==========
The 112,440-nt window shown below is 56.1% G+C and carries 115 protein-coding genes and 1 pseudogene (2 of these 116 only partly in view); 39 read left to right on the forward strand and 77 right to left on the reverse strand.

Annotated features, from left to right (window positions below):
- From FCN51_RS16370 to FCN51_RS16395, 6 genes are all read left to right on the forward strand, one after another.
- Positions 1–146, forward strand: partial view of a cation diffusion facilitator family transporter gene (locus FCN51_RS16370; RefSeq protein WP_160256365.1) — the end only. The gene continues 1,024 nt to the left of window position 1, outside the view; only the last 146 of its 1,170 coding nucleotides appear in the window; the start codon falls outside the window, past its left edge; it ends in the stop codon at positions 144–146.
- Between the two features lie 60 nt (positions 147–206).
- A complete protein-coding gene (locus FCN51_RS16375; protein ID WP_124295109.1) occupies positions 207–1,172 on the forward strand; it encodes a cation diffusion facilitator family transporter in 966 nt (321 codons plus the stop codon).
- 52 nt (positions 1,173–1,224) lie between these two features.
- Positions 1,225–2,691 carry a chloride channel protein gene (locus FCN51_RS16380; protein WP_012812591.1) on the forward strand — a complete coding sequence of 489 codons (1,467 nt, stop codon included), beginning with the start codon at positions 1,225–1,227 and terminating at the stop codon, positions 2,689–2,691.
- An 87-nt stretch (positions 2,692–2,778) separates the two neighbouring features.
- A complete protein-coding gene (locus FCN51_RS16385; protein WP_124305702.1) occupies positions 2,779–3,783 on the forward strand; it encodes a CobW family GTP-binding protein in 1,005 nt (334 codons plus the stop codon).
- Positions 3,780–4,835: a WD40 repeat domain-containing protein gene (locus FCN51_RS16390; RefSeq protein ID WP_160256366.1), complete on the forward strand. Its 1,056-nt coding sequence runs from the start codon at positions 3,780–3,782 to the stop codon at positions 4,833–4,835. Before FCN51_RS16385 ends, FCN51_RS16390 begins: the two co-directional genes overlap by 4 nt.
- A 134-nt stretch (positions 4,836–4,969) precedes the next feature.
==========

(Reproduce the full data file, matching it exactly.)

The 112,440-nt window shown below is 56.1% G+C and carries 115 protein-coding genes and 1 pseudogene (2 of these 116 only partly in view); 39 read left to right on the forward strand and 77 right to left on the reverse strand.

Annotated features, from left to right (window positions below):
- From FCN51_RS16370 to FCN51_RS16395, 6 genes are all read left to right on the forward strand, one after another.
- Positions 1–146, forward strand: partial view of a cation diffusion facilitator family transporter gene (locus FCN51_RS16370; RefSeq protein WP_160256365.1) — the end only. The gene continues 1,024 nt to the left of window position 1, outside the view; only the last 146 of its 1,170 coding nucleotides appear in the window; the start codon falls outside the window, past its left edge; it ends in the stop codon at positions 144–146.
- Between the two features lie 60 nt (positions 147–206).
- A complete protein-coding gene (locus FCN51_RS16375; protein ID WP_124295109.1) occupies positions 207–1,172 on the forward strand; it encodes a cation diffusion facilitator family transporter in 966 nt (321 codons plus the stop codon).
- 52 nt (positions 1,173–1,224) lie between these two features.
- Positions 1,225–2,691 carry a chloride channel protein gene (locus FCN51_RS16380; protein WP_012812591.1) on the forward strand — a complete coding sequence of 489 codons (1,467 nt, stop codon included), beginning with the start codon at positions 1,225–1,227 and terminating at the stop codon, positions 2,689–2,691.
- An 87-nt stretch (positions 2,692–2,778) separates the two neighbouring features.
- A complete protein-coding gene (locus FCN51_RS16385; protein WP_124305702.1) occupies positions 2,779–3,783 on the forward strand; it encodes a CobW family GTP-binding protein in 1,005 nt (334 codons plus the stop codon).
- Positions 3,780–4,835: a WD40 repeat domain-containing protein gene (locus FCN51_RS16390; RefSeq protein ID WP_160256366.1), complete on the forward strand. Its 1,056-nt coding sequence runs from the start codon at positions 3,780–3,782 to the stop codon at positions 4,833–4,835. Before FCN51_RS16385 ends, FCN51_RS16390 begins: the two co-directional genes overlap by 4 nt.
- A 134-nt stretch (positions 4,836–4,969) precedes the next feature.